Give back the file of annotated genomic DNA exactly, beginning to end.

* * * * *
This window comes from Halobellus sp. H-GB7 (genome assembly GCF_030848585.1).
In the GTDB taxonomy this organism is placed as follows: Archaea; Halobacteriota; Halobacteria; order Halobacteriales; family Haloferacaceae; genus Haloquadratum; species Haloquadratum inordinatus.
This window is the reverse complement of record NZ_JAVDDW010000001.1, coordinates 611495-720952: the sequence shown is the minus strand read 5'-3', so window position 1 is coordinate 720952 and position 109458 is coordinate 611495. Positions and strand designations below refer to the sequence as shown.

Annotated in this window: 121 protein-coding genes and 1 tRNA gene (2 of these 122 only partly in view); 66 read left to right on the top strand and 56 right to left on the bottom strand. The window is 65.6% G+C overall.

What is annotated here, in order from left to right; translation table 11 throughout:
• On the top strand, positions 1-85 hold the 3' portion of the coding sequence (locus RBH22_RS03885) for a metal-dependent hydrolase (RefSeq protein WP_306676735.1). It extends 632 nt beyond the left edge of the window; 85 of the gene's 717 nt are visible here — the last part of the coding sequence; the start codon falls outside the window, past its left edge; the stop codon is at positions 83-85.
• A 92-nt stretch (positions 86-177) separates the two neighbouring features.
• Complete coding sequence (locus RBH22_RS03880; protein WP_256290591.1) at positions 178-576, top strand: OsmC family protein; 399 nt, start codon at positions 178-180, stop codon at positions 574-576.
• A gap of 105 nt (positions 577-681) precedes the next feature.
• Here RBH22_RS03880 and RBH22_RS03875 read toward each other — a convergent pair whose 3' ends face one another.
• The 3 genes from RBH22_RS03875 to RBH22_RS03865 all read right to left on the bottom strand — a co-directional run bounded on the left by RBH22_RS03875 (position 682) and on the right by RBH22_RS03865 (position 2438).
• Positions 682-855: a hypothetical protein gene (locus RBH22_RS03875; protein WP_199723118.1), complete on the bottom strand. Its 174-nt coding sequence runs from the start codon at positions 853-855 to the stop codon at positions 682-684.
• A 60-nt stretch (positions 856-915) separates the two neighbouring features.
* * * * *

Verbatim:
This window comes from Halobellus sp. H-GB7 (genome assembly GCF_030848585.1).
In the GTDB taxonomy this organism is placed as follows: Archaea; Halobacteriota; Halobacteria; order Halobacteriales; family Haloferacaceae; genus Haloquadratum; species Haloquadratum inordinatus.
This window is the reverse complement of record NZ_JAVDDW010000001.1, coordinates 611495-720952: the sequence shown is the minus strand read 5'-3', so window position 1 is coordinate 720952 and position 109458 is coordinate 611495. Positions and strand designations below refer to the sequence as shown.

Annotated in this window: 121 protein-coding genes and 1 tRNA gene (2 of these 122 only partly in view); 66 read left to right on the top strand and 56 right to left on the bottom strand. The window is 65.6% G+C overall.

What is annotated here, in order from left to right; translation table 11 throughout:
• On the top strand, positions 1-85 hold the 3' portion of the coding sequence (locus RBH22_RS03885) for a metal-dependent hydrolase (RefSeq protein WP_306676735.1). It extends 632 nt beyond the left edge of the window; 85 of the gene's 717 nt are visible here — the last part of the coding sequence; the start codon falls outside the window, past its left edge; the stop codon is at positions 83-85.
• A 92-nt stretch (positions 86-177) separates the two neighbouring features.
• Complete coding sequence (locus RBH22_RS03880; protein WP_256290591.1) at positions 178-576, top strand: OsmC family protein; 399 nt, start codon at positions 178-180, stop codon at positions 574-576.
• A gap of 105 nt (positions 577-681) precedes the next feature.
• Here RBH22_RS03880 and RBH22_RS03875 read toward each other — a convergent pair whose 3' ends face one another.
• The 3 genes from RBH22_RS03875 to RBH22_RS03865 all read right to left on the bottom strand — a co-directional run bounded on the left by RBH22_RS03875 (position 682) and on the right by RBH22_RS03865 (position 2438).
• Positions 682-855: a hypothetical protein gene (locus RBH22_RS03875; protein WP_199723118.1), complete on the bottom strand. Its 174-nt coding sequence runs from the start codon at positions 853-855 to the stop codon at positions 682-684.
• A 60-nt stretch (positions 856-915) separates the two neighbouring features.